In 2021, the San Francisco International Arts Festival (“SFIAF”) and affiliated artist Nkechi Emeruwa were denied permits for two outdoor performance events due to city and state limitations on public gatherings implemented in response to the COVID-19 pandemic. Together, SFIAF and Emeruwa brought suit in federal district court against San Francisco Mayor London Breed claiming the denials were unconstitutional. Specifically, the plaintiffs sued Breed for violations of freedom of expression, equal protection, and due process under 42 U.S.C. § 1983. Even after filing three amended complaints, the plaintiffs’ constitutional claims were still insufficient to withstand dismissal.
Because the plaintiffs sued Breed in her official capacity, they needed to demonstrate that their alleged injuries stemmed from an official government policy or custom. Monell v. Department of Social Services of the City of New York, 436 U.S. 658, 697 (1978). The plaintiffs failed to meet this standard; rather, they merely stated that their constitutional rights were violated on two occasions in 2021. Although they additionally attempted to assert that Breed “ratified” decisions to deny permits that resulted in constitutional violations, they failed to adequately allege any supporting facts.
Failure to satisfy the Monell standard alone justified dismissal of the claims brought under Section 1983. However, the court continued to explain additional shortcomings in each claim. In asserting their freedom of expression claim, the plaintiffs failed to identify a legislative act that unconstitutionally infringed on speech, any facts indicating viewpoint discrimination, or any regulation that failed to satisfy the intermediate scrutiny standard applicable to time, place, and manner restrictions. In support of their equal protection claim, the plaintiffs did not allege that any other group was granted a permit during the same period that their applications were denied. And for their due process claim, the plaintiffs failed to demonstrate denial of adequate procedural protections of a liberty or property interest; instead, they simply alleged that Breed denied the permits in retaliation against their previous suits against her, failure to support her, and challenge of public orders.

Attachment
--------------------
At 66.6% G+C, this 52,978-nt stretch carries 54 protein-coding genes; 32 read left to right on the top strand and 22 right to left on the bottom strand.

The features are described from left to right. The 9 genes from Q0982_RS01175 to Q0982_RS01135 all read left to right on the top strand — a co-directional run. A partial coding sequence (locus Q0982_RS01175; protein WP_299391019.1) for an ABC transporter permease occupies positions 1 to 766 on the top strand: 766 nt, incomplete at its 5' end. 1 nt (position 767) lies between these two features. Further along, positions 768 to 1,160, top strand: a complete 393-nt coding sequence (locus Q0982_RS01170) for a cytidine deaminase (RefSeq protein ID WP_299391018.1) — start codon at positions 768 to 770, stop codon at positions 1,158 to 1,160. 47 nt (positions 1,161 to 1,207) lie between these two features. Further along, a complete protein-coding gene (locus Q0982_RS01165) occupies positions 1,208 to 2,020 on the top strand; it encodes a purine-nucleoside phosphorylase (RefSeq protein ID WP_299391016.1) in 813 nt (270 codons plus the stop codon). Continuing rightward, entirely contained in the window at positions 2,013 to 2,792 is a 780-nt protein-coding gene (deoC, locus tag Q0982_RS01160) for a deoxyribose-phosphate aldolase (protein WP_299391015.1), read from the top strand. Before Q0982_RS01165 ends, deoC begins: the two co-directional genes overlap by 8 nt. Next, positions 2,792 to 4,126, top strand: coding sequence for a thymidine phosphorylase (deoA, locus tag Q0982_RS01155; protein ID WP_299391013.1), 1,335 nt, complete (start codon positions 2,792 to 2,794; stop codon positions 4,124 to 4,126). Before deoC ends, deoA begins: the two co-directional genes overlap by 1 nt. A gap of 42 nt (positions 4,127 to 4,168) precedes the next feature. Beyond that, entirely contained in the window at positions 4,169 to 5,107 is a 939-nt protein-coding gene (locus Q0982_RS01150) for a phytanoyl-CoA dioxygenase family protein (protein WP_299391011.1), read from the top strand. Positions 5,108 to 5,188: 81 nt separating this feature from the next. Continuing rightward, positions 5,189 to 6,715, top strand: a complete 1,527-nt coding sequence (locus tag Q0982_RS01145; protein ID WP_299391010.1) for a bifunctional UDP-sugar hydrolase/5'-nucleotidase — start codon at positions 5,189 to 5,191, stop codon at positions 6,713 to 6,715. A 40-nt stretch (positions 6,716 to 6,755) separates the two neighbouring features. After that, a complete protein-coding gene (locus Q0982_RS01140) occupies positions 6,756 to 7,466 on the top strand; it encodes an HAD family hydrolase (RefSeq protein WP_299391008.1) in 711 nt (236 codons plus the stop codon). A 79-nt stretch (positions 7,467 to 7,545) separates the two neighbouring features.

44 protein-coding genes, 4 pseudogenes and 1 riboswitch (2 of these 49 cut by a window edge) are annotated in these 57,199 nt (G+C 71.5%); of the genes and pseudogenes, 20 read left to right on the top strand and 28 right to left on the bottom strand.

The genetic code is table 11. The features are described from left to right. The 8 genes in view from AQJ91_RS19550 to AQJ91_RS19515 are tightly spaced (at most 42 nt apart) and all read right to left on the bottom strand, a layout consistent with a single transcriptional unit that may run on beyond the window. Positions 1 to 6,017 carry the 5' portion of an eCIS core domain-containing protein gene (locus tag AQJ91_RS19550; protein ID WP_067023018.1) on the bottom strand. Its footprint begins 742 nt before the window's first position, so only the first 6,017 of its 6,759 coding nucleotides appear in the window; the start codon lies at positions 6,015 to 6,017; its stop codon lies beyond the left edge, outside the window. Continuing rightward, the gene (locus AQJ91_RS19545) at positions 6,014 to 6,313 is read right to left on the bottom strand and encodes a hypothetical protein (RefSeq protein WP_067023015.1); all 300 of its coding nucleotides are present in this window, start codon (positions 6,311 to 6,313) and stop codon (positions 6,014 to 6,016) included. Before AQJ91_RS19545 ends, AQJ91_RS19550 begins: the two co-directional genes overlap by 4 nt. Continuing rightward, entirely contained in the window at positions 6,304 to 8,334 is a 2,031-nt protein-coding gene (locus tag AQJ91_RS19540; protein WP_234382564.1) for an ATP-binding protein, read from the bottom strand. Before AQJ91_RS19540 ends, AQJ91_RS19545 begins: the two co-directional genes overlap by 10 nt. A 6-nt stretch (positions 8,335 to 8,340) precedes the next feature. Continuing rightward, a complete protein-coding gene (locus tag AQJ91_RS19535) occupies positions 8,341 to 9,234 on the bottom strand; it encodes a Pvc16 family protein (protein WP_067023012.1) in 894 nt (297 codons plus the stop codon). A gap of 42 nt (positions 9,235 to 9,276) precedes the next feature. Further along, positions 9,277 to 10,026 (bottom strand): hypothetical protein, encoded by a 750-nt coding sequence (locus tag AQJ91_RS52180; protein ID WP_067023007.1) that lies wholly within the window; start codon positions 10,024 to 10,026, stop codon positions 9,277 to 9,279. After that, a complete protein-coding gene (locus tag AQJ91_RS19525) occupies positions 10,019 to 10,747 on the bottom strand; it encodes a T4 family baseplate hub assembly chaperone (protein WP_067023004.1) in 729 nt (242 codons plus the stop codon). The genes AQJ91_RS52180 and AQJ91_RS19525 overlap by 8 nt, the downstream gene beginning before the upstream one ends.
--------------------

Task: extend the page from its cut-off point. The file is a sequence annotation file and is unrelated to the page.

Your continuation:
Understandably frustrated with the plaintiffs’ failure to write short and plain statements, provide specific facts, and state a plausible claim for relief on their fourth attempt at a complaint, the court noted that any further leave to amend would be futile. The court denied plaintiffs leave to amend their complaint a fifth time and dismissed the case with prejudice.